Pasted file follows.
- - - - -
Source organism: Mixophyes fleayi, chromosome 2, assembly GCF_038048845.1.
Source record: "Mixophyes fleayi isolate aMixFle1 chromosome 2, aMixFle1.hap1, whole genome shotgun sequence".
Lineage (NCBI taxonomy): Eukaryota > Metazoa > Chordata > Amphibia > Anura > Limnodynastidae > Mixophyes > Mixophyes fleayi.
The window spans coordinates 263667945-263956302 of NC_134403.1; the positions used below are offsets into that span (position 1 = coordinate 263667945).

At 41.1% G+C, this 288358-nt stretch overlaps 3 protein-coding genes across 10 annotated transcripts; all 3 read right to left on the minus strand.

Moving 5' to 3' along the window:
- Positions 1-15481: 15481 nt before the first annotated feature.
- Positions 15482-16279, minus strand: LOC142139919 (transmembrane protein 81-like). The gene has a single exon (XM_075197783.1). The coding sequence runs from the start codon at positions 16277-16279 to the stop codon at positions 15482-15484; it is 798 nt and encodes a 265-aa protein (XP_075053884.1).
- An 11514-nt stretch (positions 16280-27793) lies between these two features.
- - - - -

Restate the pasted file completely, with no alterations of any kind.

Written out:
Source organism: Mixophyes fleayi, chromosome 2, assembly GCF_038048845.1.
Source record: "Mixophyes fleayi isolate aMixFle1 chromosome 2, aMixFle1.hap1, whole genome shotgun sequence".
Lineage (NCBI taxonomy): Eukaryota > Metazoa > Chordata > Amphibia > Anura > Limnodynastidae > Mixophyes > Mixophyes fleayi.
The window spans coordinates 263667945-263956302 of NC_134403.1; the positions used below are offsets into that span (position 1 = coordinate 263667945).

At 41.1% G+C, this 288358-nt stretch overlaps 3 protein-coding genes across 10 annotated transcripts; all 3 read right to left on the minus strand.

Moving 5' to 3' along the window:
- Positions 1-15481: 15481 nt before the first annotated feature.
- Positions 15482-16279, minus strand: LOC142139919 (transmembrane protein 81-like). The gene has a single exon (XM_075197783.1). The coding sequence runs from the start codon at positions 16277-16279 to the stop codon at positions 15482-15484; it is 798 nt and encodes a 265-aa protein (XP_075053884.1).
- An 11514-nt stretch (positions 16280-27793) lies between these two features.